Your tools are your best friends in the garden. They'll stand by you through thick and thin: they're the first things you reach for at times of trouble, and your companions through your greatest triumphs.
Well-made, good-quality tools like those you'll find in our garden centre can last you a lifetime if you take good care of them. So make it a part of your annual routine to spend an hour or two at the end of the season getting them in good shape before storing them away for the winter.
Give them a clean: let your stainless steel spades and forks dry for a few days so the mud is easier to brush off with a stiff-bristled hand brush. Get every last bit off including the mud wedged in to the neck of the tool head.
Repair any breakages: bent fork tines can be straightened with a piece of hollow metal piping: just slot it over the end of the tine and pull. Replacement wooden handles are available in our garden centre, and you'll also find spare watering can roses to replace the one you lost, and new blades for pruning saws.
Oil non-steel tools to prevent them rusting in damp weather. This can be as easy as wiping them over with a rag soaked in paraffin, or alternatively fill a bucket with sand and mix in some oil; then dig your tools into the sand to clean and oil them at the same time.
Hang everything up out of the way so they won't fall over into a hopeless tangle which you'll have to sort out before you can use them.. Hang spades, hoes, forks and rakes blade-upwards, on double nails banged into the wall, and add some single nails to hold hand trowels, forks, and shears.
Get powered tools serviced at a reputable garden machine company once a year, to change the oil, sharpen blades and generally give them the once over before they're back in regular use again.
Please ask the staff in our garden centre for more information and advice about looking after your garden tools.
Keeping Tools Sharp
Gardeners demand a lot of pruning tools, especially in winter when there are roses, clematis, apple trees and fruit bushes to do. There are other cutting tools in regular use, too: hedging and topiary shears, and blades you might not think of as blades like hoes and border spades, both of which need sharp edges to cut through the earth.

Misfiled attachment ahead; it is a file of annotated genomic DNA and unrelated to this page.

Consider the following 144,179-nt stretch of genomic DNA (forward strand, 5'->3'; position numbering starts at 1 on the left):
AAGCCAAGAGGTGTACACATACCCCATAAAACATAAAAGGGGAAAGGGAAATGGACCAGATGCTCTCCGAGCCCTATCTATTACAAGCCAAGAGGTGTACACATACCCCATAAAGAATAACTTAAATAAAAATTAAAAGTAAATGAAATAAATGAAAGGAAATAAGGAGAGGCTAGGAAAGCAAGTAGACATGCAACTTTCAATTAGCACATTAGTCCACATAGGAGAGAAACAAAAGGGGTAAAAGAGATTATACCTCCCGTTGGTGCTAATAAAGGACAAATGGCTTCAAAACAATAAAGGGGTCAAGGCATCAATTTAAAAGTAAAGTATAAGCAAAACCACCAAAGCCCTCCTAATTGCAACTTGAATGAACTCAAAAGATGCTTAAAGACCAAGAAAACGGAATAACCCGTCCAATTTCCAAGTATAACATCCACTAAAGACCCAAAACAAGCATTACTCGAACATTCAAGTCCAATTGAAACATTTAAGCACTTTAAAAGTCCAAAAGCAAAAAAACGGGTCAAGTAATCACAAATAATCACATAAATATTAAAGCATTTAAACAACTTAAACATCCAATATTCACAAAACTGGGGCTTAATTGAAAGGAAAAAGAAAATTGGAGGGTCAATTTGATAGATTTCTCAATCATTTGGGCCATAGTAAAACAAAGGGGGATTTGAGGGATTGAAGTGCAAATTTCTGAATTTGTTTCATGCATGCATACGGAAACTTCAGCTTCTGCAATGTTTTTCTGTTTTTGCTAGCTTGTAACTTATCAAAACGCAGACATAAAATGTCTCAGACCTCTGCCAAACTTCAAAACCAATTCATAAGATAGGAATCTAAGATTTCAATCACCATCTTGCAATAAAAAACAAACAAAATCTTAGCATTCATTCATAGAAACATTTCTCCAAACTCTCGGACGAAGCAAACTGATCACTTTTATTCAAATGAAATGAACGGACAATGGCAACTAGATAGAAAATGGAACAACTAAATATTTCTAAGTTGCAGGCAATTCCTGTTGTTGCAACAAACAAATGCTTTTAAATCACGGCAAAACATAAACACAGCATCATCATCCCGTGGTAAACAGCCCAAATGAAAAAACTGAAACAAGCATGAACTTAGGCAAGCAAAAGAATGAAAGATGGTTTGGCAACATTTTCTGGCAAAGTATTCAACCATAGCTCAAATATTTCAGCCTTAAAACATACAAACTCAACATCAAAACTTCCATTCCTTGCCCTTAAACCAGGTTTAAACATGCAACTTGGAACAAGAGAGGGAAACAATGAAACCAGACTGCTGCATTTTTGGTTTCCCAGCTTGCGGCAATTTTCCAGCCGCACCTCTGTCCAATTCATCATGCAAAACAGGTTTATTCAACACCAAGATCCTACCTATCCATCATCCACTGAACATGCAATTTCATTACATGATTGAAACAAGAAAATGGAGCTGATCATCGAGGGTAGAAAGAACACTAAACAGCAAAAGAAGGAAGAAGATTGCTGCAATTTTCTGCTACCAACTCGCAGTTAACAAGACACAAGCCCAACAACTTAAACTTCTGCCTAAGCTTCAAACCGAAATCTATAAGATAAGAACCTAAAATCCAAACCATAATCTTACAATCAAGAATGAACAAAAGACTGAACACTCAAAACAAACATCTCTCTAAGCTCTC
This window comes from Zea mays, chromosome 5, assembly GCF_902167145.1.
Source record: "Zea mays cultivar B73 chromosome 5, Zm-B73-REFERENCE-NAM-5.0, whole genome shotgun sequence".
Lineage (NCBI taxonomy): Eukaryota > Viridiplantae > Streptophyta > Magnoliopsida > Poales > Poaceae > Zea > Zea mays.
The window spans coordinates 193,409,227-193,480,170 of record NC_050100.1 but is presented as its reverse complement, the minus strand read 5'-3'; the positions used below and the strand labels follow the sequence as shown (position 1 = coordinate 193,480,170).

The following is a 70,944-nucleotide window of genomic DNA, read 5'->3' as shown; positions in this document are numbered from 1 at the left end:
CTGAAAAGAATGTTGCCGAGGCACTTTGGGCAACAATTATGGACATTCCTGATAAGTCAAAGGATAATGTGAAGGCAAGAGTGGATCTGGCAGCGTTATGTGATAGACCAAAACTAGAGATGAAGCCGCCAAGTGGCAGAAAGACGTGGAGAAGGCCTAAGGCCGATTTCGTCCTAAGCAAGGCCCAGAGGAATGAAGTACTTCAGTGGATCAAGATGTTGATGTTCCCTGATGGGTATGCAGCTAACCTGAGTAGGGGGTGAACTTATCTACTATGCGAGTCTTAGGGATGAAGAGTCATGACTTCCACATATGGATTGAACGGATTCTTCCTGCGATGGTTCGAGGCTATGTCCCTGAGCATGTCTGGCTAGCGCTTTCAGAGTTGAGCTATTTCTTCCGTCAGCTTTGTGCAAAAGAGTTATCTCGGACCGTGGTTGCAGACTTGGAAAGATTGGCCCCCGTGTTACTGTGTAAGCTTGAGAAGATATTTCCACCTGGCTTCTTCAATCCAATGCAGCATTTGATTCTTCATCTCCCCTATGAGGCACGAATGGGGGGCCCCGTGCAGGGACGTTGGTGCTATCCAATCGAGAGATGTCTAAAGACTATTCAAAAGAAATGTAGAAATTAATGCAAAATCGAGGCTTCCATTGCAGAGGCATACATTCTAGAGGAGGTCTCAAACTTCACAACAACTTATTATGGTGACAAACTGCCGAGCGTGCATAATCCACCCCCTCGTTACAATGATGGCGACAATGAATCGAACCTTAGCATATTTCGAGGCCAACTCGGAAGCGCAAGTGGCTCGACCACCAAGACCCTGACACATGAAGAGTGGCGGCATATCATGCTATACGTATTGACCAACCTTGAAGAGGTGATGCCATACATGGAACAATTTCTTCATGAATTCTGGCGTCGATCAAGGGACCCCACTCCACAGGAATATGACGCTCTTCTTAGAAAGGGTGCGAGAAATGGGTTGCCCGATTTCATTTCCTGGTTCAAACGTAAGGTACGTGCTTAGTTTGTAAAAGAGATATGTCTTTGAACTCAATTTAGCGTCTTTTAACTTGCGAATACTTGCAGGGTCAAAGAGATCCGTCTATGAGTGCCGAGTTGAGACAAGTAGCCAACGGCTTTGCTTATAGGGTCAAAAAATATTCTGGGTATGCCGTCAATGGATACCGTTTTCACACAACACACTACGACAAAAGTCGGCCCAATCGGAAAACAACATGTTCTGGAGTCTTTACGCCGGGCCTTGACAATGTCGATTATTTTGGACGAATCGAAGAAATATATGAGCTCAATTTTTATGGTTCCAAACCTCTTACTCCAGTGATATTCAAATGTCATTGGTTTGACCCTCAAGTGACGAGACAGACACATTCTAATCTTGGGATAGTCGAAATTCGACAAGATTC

Keeping your tools razor-sharp is key to efficient working. Blunt tools take more effort to use, and worse, they can tear at branches rather than cutting them cleanly, causing snags and ragged edges that invite rots and other infections to set in. Hoes and spades, too, are far more effective if they're sharp enough to cut through obstacles rather than bludgeoning them with brute force.
You'll find all you need to keep your tools honed to perfection in our garden centre, from sharpening stones to specialist sharpening tools for curved blades such as secateurs. To use them well and get your tools cutting cleanly, follow our top tips:
Work out which side has the flat cutting surface: for bypass secateurs, this is the curving blade that scissors past the 'anvil' one. This is the edge you need to keep sharp.
Work at an angle of about 30° to the blade and run the sharpening stone along the angled side – if you look at the blade sideways on you'll find out which that is. Work from hinge to tip, always moving the stone away from you to avoid hurting yourself. Keep doing this for a few minutes and you'll find you have a rough edge forming on the underside as tiny shards of metal shear off.
Use a circular motion to gently remove this burr from the other side of the blade, though working flat to the blade this time as you don't want to take the edge off again.
Consider a professional tool-sharpening service for larger-bladed items like hedging shears or petrol-driven hedge trimmers. These only need doing around once a year and it's easier to get the professionals in.
Please ask the staff in our garden centre for more information and advice about sharpening gardening tools.